Buy the Dip On This Bargain-Bin Chip Stock

CY options are attractively priced at the moment

Managing Editor
May 24, 2018 at 12:02 PM
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Apple suppliers will continue to grab headlines leading up to Apple's WWDC event in two weeks. However, there are other semiconductor stocks out there to target in the meantime. Cypress Semiconductor Corporation (NASDAQ:CY) stock is throwing up a significant bullish signal, in fact, and options are attractively priced to boot.

Cypress Semiconductor stock has given back 13% since climbing to a six-year high of $18.87 on March 13. The shares' recent attempts to dig out of that hole were met with resistance at the $16.50 level and a prompt pullback to their 200-day moving average. However, this could have bullish implications for the stock based on previous signals, and now may be the time to buy the CY dip.

Over the past three years, there have been eight occasions where CY has come within one standard deviation of its 200-day moving average after an extended stint above this trendline, according to Schaeffer's Senior Quantitative Analyst Rocky White. One month later, the security was higher all eight times, averaging a return of 12.73%. A bounce of similar proportion off its current perch of $16.32 would put CY stock around $18.40 -- back within a chip-shot of multi-year highs.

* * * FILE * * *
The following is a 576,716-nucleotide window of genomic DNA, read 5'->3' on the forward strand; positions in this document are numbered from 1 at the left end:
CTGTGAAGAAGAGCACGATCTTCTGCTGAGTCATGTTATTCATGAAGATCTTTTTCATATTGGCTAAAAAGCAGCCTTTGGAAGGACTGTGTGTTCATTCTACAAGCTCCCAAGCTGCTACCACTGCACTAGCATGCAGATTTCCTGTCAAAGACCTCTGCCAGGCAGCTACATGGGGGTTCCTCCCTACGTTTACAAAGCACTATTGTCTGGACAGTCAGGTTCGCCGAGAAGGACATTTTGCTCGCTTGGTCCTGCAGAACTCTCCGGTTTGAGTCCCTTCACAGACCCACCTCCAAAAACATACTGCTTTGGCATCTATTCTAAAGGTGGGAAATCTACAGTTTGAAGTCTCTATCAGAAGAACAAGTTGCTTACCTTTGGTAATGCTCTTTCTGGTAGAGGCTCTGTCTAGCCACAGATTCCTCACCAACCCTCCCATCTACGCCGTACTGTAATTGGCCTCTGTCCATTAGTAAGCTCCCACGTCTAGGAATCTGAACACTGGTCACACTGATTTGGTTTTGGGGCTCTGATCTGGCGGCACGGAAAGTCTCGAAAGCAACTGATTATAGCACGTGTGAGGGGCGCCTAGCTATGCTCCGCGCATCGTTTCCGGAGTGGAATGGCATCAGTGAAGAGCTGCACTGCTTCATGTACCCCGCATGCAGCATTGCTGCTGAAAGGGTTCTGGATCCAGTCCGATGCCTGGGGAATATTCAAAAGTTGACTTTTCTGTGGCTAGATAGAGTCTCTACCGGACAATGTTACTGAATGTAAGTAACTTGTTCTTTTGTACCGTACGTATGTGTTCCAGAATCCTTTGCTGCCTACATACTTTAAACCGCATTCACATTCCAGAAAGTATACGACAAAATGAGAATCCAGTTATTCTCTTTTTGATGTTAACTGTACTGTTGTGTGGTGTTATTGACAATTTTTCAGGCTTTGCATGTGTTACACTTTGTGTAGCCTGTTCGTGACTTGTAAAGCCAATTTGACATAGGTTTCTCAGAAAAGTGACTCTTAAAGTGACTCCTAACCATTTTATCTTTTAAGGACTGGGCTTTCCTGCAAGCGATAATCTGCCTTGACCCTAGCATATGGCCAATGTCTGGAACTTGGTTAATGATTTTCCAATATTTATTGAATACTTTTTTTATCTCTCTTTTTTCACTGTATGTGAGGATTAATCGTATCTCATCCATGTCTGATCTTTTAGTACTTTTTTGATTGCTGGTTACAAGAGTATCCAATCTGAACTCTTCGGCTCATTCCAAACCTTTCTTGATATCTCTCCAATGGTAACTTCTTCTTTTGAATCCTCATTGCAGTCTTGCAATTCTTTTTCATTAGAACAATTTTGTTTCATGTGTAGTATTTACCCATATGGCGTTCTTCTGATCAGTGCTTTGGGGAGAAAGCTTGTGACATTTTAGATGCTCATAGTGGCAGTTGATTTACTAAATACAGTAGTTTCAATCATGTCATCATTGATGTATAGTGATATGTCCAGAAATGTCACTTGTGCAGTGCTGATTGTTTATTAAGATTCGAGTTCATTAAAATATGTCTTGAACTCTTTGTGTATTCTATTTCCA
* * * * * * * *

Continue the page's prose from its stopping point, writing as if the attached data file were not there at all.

Pullbacks CY

In the options pits, the attitude has been quite bearish recently. At the International Securities Exchange (ISE), Chicago Board Options Exchange (CBOE), and NASDAQ OMX PHLX (PHLX), the security's 10-day put/call volume ratio of 0.51 ranks 4 percentage points from an annual high. While the ratio shows that calls are preferred on an absolute basis, puts have been bought to open at a much faster-than-usual clip during the past two weeks. Should CY rally once again, an unwinding of these bearish bets could nudge CY higher.

And those wanting to bet on more upside for the chip stock can pick up near-term options at a relative bargain. The equity's Schaeffer's Volatility Index (SVI) of 29% ranks in the 13th percentile of its annual range, indicating premium on short-term contracts is relatively cheap at the moment, from a volatility standpoint.

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